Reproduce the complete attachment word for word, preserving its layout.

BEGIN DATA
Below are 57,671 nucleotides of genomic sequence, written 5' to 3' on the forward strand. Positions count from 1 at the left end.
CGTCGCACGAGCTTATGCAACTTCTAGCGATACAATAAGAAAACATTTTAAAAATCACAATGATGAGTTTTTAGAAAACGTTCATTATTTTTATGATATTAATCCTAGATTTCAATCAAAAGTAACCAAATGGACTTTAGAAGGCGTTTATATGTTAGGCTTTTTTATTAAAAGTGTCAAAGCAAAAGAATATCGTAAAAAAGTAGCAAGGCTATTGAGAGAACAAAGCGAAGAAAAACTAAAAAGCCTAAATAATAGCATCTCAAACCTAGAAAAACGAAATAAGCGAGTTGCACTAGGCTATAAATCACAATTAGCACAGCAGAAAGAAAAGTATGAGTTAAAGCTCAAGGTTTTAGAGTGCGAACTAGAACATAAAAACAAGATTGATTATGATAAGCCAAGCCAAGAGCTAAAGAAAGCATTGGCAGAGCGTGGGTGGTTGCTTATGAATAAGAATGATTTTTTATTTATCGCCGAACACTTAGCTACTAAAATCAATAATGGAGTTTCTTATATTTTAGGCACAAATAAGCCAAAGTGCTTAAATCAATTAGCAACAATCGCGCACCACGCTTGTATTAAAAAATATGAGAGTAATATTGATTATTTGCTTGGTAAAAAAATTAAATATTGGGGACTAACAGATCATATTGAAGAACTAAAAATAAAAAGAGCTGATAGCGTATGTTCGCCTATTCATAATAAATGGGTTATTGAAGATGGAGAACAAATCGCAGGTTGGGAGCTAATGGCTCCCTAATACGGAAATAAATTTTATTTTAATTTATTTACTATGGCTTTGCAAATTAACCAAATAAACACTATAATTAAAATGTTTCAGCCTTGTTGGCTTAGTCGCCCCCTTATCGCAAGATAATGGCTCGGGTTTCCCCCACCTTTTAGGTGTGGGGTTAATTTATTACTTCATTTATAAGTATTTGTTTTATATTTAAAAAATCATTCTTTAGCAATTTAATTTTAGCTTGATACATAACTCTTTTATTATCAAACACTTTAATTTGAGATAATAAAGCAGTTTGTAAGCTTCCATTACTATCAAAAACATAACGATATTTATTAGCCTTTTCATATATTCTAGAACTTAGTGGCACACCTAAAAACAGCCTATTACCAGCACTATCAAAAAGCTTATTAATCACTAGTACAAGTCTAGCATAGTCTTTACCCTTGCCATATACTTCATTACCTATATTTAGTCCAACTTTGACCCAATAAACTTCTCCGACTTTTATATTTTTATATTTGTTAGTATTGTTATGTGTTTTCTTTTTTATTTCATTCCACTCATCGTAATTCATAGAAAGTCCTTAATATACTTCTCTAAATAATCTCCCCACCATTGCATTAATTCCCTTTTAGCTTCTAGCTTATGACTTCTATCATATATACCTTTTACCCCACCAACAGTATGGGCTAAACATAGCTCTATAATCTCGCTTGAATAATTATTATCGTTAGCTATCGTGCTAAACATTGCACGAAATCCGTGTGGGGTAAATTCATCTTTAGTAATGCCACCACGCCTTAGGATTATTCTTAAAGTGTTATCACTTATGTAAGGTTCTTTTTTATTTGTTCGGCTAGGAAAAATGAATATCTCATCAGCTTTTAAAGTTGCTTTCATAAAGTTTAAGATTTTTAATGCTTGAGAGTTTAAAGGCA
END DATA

Below are 57,671 nucleotides of genomic sequence, written 5' to 3' on the forward strand. Positions count from 1 at the left end.
CGTCGCACGAGCTTATGCAACTTCTAGCGATACAATAAGAAAACATTTTAAAAATCACAATGATGAGTTTTTAGAAAACGTTCATTATTTTTATGATATTAATCCTAGATTTCAATCAAAAGTAACCAAATGGACTTTAGAAGGCGTTTATATGTTAGGCTTTTTTATTAAAAGTGTCAAAGCAAAAGAATATCGTAAAAAAGTAGCAAGGCTATTGAGAGAACAAAGCGAAGAAAAACTAAAAAGCCTAAATAATAGCATCTCAAACCTAGAAAAACGAAATAAGCGAGTTGCACTAGGCTATAAATCACAATTAGCACAGCAGAAAGAAAAGTATGAGTTAAAGCTCAAGGTTTTAGAGTGCGAACTAGAACATAAAAACAAGATTGATTATGATAAGCCAAGCCAAGAGCTAAAGAAAGCATTGGCAGAGCGTGGGTGGTTGCTTATGAATAAGAATGATTTTTTATTTATCGCCGAACACTTAGCTACTAAAATCAATAATGGAGTTTCTTATATTTTAGGCACAAATAAGCCAAAGTGCTTAAATCAATTAGCAACAATCGCGCACCACGCTTGTATTAAAAAATATGAGAGTAATATTGATTATTTGCTTGGTAAAAAAATTAAATATTGGGGACTAACAGATCATATTGAAGAACTAAAAATAAAAAGAGCTGATAGCGTATGTTCGCCTATTCATAATAAATGGGTTATTGAAGATGGAGAACAAATCGCAGGTTGGGAGCTAATGGCTCCCTAATACGGAAATAAATTTTATTTTAATTTATTTACTATGGCTTTGCAAATTAACCAAATAAACACTATAATTAAAATGTTTCAGCCTTGTTGGCTTAGTCGCCCCCTTATCGCAAGATAATGGCTCGGGTTTCCCCCACCTTTTAGGTGTGGGGTTAATTTATTACTTCATTTATAAGTATTTGTTTTATATTTAAAAAATCATTCTTTAGCAATTTAATTTTAGCTTGATACATAACTCTTTTATTATCAAACACTTTAATTTGAGATAATAAAGCAGTTTGTAAGCTTCCATTACTATCAAAAACATAACGATATTTATTAGCCTTTTCATATATTCTAGAACTTAGTGGCACACCTAAAAACAGCCTATTACCAGCACTATCAAAAAGCTTATTAATCACTAGTACAAGTCTAGCATAGTCTTTACCCTTGCCATATACTTCATTACCTATATTTAGTCCAACTTTGACCCAATAAACTTCTCCGACTTTTATATTTTTATATTTGTTAGTATTGTTATGTGTTTTCTTTTTTATTTCATTCCACTCATCGTAATTCATAGAAAGTCCTTAATATACTTCTCTAAATAATCTCCCCACCATTGCATTAATTCCCTTTTAGCTTCTAGCTTATGACTTCTATCATATATACCTTTTACCCCACCAACAGTATGGGCTAAACATAGCTCTATAATCTCGCTTGAATAATTATTATCGTTAGCTATCGTGCTAAACATTGCACGAAATCCGTGTGGGGTAAATTCATCTTTAGTAATGCCACCACGCCTTAGGATTATTCTTAAAGTGTTATCACTTATGTAAGGTTCTTTTTTATTTGTTCGGCTAGGAAAAATGAATATCTCATCAGCTTTTAAAGTTGCTTTCATAAAGTTTAAGATTTTTAATGCTTGAGAGTTTAAAGGCA